Projections - Movie Reviews

Double Jeopardy

The premise of the movie, i.e.: the ability to not be tried for the same crime twice, is, in fact, intriguing.  The only problem is that much is lost in translation from fact to screen.

Ashley Judd and Tommy Lee Jones are the only reason this film is watchable and a partial success.  Both Judd and Jones have such on screen power that you forget the meager script and watch the relationship of their characters develop.  Jones' ability to take what were really some horrible lines and turn them into verbal jewels is one of the saving graces of the film.  Judd's physical beauty and her ability to show her emotions with her face and eyes and determination provided a driving force the script lacked.

The crux of the film is that the wife of a wealthy businessman is accused of his murder and sent to jail.  The discovery of his death is very well played, but much is missing in the developing plot.  After convection, the wife, Libby Parsons played by Judd, arranges for her best friend to care for her young son.  The husband, Nick Parsons played by Bruce Greenwood, turns up during a phone call to the son and Libby knows he is alive.   Ex-hubby, friend and son go missing and Judd becomes determined to regain her life and her son.  Judd does her time, sweet talks a parole board and the chase is on.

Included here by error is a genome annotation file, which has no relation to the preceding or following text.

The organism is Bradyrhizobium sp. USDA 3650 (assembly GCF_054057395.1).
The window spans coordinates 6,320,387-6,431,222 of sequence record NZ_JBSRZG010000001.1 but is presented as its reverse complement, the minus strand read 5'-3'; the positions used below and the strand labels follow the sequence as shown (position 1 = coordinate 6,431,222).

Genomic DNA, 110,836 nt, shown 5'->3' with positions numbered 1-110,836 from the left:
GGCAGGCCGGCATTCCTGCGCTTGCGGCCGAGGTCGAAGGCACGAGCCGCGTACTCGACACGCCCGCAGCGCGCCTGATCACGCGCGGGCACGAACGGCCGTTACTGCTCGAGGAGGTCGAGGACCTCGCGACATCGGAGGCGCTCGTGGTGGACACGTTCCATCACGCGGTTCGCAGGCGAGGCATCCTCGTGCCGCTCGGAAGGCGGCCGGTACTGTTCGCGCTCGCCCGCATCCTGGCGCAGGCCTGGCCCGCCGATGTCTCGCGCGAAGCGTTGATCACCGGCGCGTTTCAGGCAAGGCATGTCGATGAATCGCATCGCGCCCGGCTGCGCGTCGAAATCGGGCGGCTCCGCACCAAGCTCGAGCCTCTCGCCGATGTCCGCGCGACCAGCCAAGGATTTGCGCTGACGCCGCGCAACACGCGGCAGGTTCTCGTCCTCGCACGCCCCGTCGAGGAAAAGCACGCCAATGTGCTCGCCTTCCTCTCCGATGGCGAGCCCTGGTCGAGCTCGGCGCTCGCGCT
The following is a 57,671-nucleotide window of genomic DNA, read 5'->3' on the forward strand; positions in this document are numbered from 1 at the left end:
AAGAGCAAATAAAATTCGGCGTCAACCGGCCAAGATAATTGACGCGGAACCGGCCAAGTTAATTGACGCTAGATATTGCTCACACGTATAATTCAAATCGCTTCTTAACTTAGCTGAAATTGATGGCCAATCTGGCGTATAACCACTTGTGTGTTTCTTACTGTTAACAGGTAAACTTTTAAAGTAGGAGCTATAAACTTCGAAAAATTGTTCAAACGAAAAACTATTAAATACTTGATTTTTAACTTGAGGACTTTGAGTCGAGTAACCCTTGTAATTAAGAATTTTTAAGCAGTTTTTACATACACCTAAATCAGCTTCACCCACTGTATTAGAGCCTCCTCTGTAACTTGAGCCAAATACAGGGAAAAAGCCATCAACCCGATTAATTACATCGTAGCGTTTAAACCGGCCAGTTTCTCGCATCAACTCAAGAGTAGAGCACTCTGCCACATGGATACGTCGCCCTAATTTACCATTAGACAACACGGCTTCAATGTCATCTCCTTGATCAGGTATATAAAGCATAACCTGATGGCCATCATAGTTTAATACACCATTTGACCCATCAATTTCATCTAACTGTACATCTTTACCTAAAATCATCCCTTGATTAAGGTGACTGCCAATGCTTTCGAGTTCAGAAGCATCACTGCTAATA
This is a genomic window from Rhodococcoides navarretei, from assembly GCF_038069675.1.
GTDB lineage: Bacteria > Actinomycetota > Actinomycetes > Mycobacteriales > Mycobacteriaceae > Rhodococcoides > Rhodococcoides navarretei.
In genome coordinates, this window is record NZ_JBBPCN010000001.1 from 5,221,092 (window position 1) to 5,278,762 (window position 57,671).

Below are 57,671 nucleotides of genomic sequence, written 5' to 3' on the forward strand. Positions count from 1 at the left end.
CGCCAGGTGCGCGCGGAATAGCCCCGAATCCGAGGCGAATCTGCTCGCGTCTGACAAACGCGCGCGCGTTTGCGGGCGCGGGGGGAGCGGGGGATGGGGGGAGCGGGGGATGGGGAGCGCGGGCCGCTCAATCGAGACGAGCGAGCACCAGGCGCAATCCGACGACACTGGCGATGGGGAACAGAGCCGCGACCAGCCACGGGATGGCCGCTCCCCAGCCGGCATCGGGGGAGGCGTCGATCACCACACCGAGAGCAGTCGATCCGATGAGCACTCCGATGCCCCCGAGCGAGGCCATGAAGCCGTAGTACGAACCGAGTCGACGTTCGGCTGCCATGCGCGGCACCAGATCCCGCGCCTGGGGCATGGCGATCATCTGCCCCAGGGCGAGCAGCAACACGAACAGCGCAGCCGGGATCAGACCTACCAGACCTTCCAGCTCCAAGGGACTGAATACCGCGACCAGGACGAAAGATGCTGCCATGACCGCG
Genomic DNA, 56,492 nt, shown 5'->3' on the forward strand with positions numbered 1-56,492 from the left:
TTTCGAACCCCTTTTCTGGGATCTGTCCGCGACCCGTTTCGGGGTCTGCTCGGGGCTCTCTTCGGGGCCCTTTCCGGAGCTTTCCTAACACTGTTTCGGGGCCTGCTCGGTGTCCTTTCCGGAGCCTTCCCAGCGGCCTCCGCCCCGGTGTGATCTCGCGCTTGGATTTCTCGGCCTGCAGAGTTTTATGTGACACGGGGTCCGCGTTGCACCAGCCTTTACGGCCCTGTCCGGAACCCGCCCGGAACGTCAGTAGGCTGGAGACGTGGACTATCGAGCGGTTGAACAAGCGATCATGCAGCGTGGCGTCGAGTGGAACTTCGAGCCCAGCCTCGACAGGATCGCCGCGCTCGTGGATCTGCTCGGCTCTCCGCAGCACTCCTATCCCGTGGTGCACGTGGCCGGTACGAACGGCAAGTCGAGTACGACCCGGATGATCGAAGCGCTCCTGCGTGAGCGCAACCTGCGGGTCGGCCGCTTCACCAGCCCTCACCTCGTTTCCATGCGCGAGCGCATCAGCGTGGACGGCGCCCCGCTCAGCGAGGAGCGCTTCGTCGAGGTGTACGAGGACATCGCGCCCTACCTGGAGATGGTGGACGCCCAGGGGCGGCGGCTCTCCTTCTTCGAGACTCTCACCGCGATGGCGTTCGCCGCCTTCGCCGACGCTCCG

There are a few twists to this story, but in the end, justice is served and once again we are reminded that a mediocre script can be saved by only some great acting.

Go see this one just for actors...forget the script.  It's been done before and done better.

Double Jeopardy


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